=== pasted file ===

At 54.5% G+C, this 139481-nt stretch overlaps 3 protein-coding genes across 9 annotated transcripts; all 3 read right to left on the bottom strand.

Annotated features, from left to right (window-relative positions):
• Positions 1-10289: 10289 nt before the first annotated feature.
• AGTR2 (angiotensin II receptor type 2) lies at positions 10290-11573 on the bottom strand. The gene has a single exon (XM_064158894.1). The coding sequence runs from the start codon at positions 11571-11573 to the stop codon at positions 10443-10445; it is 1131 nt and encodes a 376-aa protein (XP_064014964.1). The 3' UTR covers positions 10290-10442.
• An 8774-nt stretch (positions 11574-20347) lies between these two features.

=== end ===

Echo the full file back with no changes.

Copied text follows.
At 54.5% G+C, this 139481-nt stretch overlaps 3 protein-coding genes across 9 annotated transcripts; all 3 read right to left on the bottom strand.

Annotated features, from left to right (window-relative positions):
• Positions 1-10289: 10289 nt before the first annotated feature.
• AGTR2 (angiotensin II receptor type 2) lies at positions 10290-11573 on the bottom strand. The gene has a single exon (XM_064158894.1). The coding sequence runs from the start codon at positions 11571-11573 to the stop codon at positions 10443-10445; it is 1131 nt and encodes a 376-aa protein (XP_064014964.1). The 3' UTR covers positions 10290-10442.
• An 8774-nt stretch (positions 11574-20347) lies between these two features.